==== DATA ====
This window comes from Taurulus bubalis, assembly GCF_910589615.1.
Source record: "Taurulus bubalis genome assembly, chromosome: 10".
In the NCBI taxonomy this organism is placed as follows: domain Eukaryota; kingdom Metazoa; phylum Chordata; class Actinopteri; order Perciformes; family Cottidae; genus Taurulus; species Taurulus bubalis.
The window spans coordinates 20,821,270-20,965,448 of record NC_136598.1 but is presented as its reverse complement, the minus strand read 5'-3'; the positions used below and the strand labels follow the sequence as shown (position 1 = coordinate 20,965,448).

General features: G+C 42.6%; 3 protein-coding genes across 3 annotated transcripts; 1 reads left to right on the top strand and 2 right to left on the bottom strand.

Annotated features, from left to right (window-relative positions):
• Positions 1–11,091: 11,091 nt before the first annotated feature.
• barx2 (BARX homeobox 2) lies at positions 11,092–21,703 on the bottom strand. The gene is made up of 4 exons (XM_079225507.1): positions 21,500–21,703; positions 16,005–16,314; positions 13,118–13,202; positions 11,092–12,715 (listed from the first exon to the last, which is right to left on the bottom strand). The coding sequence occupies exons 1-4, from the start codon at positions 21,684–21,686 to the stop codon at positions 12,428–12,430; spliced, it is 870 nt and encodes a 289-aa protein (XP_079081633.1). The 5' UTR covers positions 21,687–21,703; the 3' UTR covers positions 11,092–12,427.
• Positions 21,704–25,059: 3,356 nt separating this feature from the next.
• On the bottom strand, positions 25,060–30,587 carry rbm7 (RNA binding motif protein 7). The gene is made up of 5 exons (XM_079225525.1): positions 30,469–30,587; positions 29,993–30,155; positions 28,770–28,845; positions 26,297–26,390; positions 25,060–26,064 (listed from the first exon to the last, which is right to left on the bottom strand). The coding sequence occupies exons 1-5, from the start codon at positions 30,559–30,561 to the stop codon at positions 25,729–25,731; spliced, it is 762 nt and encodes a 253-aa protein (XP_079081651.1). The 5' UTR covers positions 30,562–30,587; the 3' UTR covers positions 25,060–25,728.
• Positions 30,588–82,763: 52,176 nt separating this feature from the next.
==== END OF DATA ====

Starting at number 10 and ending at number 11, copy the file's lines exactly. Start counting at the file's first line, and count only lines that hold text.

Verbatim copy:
• On the bottom strand, positions 25,060–30,587 carry rbm7 (RNA binding motif protein 7). The gene is made up of 5 exons (XM_079225525.1): positions 30,469–30,587; positions 29,993–30,155; positions 28,770–28,845; positions 26,297–26,390; positions 25,060–26,064 (listed from the first exon to the last, which is right to left on the bottom strand). The coding sequence occupies exons 1-5, from the start codon at positions 30,559–30,561 to the stop codon at positions 25,729–25,731; spliced, it is 762 nt and encodes a 253-aa protein (XP_079081651.1). The 5' UTR covers positions 30,562–30,587; the 3' UTR covers positions 25,060–25,728.
• Positions 30,588–82,763: 52,176 nt separating this feature from the next.